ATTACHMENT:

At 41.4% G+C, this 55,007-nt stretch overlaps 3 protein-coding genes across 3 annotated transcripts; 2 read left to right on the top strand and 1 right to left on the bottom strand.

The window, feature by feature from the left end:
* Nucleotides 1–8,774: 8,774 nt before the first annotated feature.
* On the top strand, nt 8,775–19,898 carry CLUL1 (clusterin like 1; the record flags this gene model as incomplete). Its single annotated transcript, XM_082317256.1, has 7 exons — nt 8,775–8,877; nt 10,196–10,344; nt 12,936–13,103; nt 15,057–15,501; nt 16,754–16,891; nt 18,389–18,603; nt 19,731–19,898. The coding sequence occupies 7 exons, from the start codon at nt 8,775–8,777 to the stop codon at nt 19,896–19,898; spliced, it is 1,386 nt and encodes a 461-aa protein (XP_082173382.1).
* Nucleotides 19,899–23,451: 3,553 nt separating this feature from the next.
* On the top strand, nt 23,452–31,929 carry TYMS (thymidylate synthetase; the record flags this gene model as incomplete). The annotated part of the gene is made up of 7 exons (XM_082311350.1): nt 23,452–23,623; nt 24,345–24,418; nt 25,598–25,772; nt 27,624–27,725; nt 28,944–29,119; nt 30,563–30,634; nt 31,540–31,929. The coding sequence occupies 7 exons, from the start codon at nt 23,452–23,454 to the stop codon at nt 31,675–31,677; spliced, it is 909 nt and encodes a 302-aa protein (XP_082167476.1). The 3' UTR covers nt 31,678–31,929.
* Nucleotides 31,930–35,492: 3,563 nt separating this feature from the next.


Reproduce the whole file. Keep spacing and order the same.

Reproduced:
At 41.4% G+C, this 55,007-nt stretch overlaps 3 protein-coding genes across 3 annotated transcripts; 2 read left to right on the top strand and 1 right to left on the bottom strand.

The window, feature by feature from the left end:
* Nucleotides 1–8,774: 8,774 nt before the first annotated feature.
* On the top strand, nt 8,775–19,898 carry CLUL1 (clusterin like 1; the record flags this gene model as incomplete). Its single annotated transcript, XM_082317256.1, has 7 exons — nt 8,775–8,877; nt 10,196–10,344; nt 12,936–13,103; nt 15,057–15,501; nt 16,754–16,891; nt 18,389–18,603; nt 19,731–19,898. The coding sequence occupies 7 exons, from the start codon at nt 8,775–8,777 to the stop codon at nt 19,896–19,898; spliced, it is 1,386 nt and encodes a 461-aa protein (XP_082173382.1).
* Nucleotides 19,899–23,451: 3,553 nt separating this feature from the next.
* On the top strand, nt 23,452–31,929 carry TYMS (thymidylate synthetase; the record flags this gene model as incomplete). The annotated part of the gene is made up of 7 exons (XM_082311350.1): nt 23,452–23,623; nt 24,345–24,418; nt 25,598–25,772; nt 27,624–27,725; nt 28,944–29,119; nt 30,563–30,634; nt 31,540–31,929. The coding sequence occupies 7 exons, from the start codon at nt 23,452–23,454 to the stop codon at nt 31,675–31,677; spliced, it is 909 nt and encodes a 302-aa protein (XP_082167476.1). The 3' UTR covers nt 31,678–31,929.
* Nucleotides 31,930–35,492: 3,563 nt separating this feature from the next.